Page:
There are a number of “restoration” and “reformation” movements that have stood against one or another “established” institutional church. Most people are familiar with the English Dissenters, such as the Puritans and the Quakers, who opposed the episcopal Church of England. There’s also the famous German monk Martin Luther who challenged the authority and teachings of the Roman Catholic Church. Further along the spectrum is the Church of Latter-Day Saints (i.e., the Mormons) who denounced mainstream Christian denominational doctrine as untrue. Throughout history, often the arguments against the established churches included charges of immorality and corruption on the part of its leaders. It would be no surprise that Gnostic critics of the early Church might make the same charges, real or imagined.

Now some of my readers, preferring a pristine view of the early Church might take issue with my suggestion that some Gnostics might have had sound reasons to criticize orthodox Christians. Yes, it’s possible that these charges are reminiscent of the false accusations of atheism, incest, and cannibalism that plagued Christians during ancient times. It’s also possible that they are, to some extent, accurate in their charges even when inaccurate in their alternative theology.

From the Pauline, Jacobean, and Apocalyptic epistles, there’s a strong sense that the early Christians were often far from perfect. Many later non-canonical writings give the same impression. There were wild practices and strange beliefs being passed around. The Gnostic texts are strong evidence of this in and of themselves. It doesn’t take much of an imagination to believe that a Gnostic group, wrong as it could be on many points, might have been correct in its characterization of the apostles’ legacy.

We already know from the New Testament and other writings that there were disputes over observing Jewish feasts and holidays, some which might have included traditional fasting periods, and over abstaining from particular foods. Hypocrisy, fornication, and lawlessness in general are condemned in a number of passages. “Sacrificing their…wives” might be reference to the legalized wife-swapping allowed by repeated divorce and remarriage, criticized by Jesus (Matthew 5:31-32); and since the Didache forbids induced abortion and infanticide, “sacrificing their children” might be a dream depiction of those acts. As for murder and male homosexuality, considering how those acts were justified numerous times by those claiming to represent Christ throughout the medieval and modern eras, it’s entirely possible that there were excused instances in the ancient times as well.

My purpose here is not to excuse the blasphemous beliefs and writings of whatever Gnostic group produced the Tchacos Gospel of Judas. However, I am suggesting that there might be some truth behind the accusations it seems to make against those acting in Jesus’ Name and claiming religious authority from Jesus’ apostles. While the theological disputes within the early Church make for popular study, the moral sins of early Christians don’t get as much attention. I would have to look deeper into the Christian literature to know for certain, but I do have a hunch that these Gnostics might have been on to something.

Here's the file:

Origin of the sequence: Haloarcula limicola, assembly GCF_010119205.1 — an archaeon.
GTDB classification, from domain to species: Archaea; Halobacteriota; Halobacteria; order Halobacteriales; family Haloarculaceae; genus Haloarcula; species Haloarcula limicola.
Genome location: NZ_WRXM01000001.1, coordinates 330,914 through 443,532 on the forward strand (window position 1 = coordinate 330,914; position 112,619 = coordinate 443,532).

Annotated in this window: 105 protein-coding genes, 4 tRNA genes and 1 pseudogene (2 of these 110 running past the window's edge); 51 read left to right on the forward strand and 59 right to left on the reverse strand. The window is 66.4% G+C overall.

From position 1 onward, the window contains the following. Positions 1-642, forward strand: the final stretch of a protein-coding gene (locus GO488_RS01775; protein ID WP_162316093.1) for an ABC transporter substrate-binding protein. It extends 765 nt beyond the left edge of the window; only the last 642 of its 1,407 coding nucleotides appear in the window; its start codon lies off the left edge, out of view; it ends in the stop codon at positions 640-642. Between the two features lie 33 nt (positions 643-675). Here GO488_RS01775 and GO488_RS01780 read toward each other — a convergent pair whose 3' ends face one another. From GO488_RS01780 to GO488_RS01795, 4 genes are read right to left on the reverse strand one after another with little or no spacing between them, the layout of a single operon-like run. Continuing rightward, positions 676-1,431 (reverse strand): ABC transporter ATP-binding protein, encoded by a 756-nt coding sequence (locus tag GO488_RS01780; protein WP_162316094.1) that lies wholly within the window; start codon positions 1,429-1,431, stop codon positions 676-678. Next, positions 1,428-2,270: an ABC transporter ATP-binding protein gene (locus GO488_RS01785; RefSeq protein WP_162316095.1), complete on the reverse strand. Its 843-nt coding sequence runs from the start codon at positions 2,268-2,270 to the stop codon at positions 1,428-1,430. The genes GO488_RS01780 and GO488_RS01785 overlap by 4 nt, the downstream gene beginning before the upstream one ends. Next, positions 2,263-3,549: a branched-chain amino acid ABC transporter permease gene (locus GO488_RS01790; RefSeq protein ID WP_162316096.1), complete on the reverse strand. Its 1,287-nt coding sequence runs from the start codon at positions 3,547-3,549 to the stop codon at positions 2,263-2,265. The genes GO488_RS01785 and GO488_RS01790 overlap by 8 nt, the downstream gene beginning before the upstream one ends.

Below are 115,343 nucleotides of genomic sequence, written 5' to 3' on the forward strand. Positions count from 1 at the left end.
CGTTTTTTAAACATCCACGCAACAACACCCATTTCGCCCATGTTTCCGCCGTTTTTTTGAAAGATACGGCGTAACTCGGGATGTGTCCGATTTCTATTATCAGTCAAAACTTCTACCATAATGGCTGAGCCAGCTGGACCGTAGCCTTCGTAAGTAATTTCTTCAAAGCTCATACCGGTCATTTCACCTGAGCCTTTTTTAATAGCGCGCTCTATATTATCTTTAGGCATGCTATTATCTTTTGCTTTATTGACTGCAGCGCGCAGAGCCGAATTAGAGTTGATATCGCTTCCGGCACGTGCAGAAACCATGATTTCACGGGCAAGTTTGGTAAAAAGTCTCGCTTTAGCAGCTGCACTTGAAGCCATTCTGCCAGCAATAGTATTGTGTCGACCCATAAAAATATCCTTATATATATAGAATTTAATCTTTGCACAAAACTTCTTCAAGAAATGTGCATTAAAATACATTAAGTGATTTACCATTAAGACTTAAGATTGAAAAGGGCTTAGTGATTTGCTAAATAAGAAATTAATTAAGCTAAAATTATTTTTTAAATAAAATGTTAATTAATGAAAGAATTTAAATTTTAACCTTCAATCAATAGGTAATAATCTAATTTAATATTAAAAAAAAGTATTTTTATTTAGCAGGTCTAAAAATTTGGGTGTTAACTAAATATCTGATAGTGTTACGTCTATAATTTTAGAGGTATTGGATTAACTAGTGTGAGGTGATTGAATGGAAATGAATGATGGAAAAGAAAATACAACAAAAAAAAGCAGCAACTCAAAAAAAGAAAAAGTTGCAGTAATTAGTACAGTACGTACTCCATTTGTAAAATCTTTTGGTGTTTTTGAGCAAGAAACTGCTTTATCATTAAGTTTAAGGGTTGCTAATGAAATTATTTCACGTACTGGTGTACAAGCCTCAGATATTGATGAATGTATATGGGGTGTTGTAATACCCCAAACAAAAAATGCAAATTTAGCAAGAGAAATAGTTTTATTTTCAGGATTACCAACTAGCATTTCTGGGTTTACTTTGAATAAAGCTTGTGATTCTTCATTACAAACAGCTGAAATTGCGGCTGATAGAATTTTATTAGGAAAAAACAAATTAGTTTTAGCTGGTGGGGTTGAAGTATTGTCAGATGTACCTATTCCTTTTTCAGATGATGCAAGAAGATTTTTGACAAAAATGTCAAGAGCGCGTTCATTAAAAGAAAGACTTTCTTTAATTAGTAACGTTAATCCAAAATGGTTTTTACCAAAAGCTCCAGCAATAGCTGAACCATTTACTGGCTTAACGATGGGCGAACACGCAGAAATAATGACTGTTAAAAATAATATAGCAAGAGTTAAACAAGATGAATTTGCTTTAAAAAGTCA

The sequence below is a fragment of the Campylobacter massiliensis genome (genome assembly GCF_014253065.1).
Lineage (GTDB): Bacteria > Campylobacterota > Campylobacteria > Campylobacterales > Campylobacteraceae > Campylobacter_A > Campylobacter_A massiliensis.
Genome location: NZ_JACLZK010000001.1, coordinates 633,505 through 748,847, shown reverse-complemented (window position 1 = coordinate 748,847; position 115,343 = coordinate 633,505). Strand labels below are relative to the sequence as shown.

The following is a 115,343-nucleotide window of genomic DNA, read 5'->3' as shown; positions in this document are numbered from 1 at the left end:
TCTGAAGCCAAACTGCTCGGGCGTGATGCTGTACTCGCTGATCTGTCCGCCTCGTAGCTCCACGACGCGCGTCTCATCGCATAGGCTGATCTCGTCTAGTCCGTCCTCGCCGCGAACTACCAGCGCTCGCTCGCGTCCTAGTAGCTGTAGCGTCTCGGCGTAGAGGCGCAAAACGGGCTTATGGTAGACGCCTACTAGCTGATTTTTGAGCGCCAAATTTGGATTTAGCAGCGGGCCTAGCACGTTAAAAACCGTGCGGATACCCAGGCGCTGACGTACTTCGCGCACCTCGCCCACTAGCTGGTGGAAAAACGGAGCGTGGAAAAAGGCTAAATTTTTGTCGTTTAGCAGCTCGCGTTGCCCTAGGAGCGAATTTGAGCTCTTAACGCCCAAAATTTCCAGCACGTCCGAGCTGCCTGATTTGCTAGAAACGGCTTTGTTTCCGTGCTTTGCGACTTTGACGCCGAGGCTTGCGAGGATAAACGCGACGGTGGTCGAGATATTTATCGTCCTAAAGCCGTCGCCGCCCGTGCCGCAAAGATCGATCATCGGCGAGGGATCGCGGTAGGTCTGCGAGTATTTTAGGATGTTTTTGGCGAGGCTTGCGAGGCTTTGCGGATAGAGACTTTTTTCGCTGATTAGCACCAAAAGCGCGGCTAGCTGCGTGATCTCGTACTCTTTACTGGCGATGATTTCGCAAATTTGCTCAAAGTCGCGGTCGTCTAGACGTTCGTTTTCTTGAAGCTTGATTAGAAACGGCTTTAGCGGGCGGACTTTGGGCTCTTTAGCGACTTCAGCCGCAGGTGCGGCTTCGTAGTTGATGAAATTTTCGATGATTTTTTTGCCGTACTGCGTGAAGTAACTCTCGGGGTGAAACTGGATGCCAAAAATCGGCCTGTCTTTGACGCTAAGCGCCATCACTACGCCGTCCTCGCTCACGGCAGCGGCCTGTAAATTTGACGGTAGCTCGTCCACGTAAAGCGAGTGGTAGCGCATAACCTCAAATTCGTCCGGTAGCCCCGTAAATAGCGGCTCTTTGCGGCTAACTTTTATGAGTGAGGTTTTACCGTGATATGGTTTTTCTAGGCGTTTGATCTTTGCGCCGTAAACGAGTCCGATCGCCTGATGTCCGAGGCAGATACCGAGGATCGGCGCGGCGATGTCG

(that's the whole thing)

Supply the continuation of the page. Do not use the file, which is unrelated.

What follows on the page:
*For the Gospel of Judas, I have relied on the “poetic” translation found in Willis Barnstone and Marvin Meyer’s The Gnostic Bible: Gnostic Texts of Mystical Wisdom from the Ancient and Medieval Worlds, which utilizes an ellipsis-free format that preserves the text’s fragmented form. The controversial National Geographic translation (pdf) by Rodolphe Kasser, Marvin Meyer, and Gregor Wurst, in collaboration with François Gaudard, is accessible free online. Information about the Sethian and Cainite Gnostics can be found in Irenaeus’ Against Heresies, Book I, available online at the Christian Classics Ethereal Library (CCEL) in Chapters 30 on the Sethians and 31 on the Cainites and at The Gnostic Society Library.

2 comments:

  1. I enjoyed your short essay on Judas. I recall getting the book when NG Society published it and have read a number of works related to it since. I confess that I am less a fan of the Gospel of Judas and Gnosticism but it does make for fascinating reading once you get past much of its opaque nature. Have you had a chance to read Craig Evans very insightful essay "Understanding the Gospel of Judas" in the 2010 "Bulletin for Biblical Research 20 [2010] 561-574." Evans is a major scholar on the historical Jesus. If you have not it is worth the time to dig up. Blessings.

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    1. Thanks for your comment. Yes, Evans' article was one of the resources I consulted before writing this post. Since the National Geographic translation came out, the Coptic manuscript is now available online, more translations have appeared, and it's becoming more and more obvious that the Gospel of Judas doesn't turn the villain Judas into a "hero," as Evans points out. I suspect that that's why the text is no longer in the media spotlight.